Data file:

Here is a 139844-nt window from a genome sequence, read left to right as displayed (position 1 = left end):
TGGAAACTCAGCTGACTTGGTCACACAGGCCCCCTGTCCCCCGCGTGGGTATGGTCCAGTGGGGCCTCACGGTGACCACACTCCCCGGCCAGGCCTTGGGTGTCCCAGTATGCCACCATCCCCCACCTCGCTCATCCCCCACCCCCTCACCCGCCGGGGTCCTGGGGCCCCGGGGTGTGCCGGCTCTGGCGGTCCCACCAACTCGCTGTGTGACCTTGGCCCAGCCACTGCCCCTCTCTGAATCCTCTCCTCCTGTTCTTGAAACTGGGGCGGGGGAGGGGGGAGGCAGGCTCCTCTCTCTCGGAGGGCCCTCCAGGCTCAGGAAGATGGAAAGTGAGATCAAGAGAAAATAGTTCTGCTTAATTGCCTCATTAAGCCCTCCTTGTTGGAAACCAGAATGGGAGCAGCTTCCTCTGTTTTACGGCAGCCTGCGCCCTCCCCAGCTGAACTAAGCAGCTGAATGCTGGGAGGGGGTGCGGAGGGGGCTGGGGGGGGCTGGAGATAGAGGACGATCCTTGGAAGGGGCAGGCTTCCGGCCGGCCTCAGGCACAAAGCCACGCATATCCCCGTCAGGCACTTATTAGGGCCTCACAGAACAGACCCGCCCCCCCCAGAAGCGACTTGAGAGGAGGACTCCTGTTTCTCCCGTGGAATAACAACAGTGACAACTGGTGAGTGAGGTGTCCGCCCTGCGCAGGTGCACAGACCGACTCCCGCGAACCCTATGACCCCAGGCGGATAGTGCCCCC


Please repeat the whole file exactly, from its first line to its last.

Here is a 139844-nt window from a genome sequence, read left to right as displayed (position 1 = left end):
TGGAAACTCAGCTGACTTGGTCACACAGGCCCCCTGTCCCCCGCGTGGGTATGGTCCAGTGGGGCCTCACGGTGACCACACTCCCCGGCCAGGCCTTGGGTGTCCCAGTATGCCACCATCCCCCACCTCGCTCATCCCCCACCCCCTCACCCGCCGGGGTCCTGGGGCCCCGGGGTGTGCCGGCTCTGGCGGTCCCACCAACTCGCTGTGTGACCTTGGCCCAGCCACTGCCCCTCTCTGAATCCTCTCCTCCTGTTCTTGAAACTGGGGCGGGGGAGGGGGGAGGCAGGCTCCTCTCTCTCGGAGGGCCCTCCAGGCTCAGGAAGATGGAAAGTGAGATCAAGAGAAAATAGTTCTGCTTAATTGCCTCATTAAGCCCTCCTTGTTGGAAACCAGAATGGGAGCAGCTTCCTCTGTTTTACGGCAGCCTGCGCCCTCCCCAGCTGAACTAAGCAGCTGAATGCTGGGAGGGGGTGCGGAGGGGGCTGGGGGGGGCTGGAGATAGAGGACGATCCTTGGAAGGGGCAGGCTTCCGGCCGGCCTCAGGCACAAAGCCACGCATATCCCCGTCAGGCACTTATTAGGGCCTCACAGAACAGACCCGCCCCCCCCAGAAGCGACTTGAGAGGAGGACTCCTGTTTCTCCCGTGGAATAACAACAGTGACAACTGGTGAGTGAGGTGTCCGCCCTGCGCAGGTGCACAGACCGACTCCCGCGAACCCTATGACCCCAGGCGGATAGTGCCCCC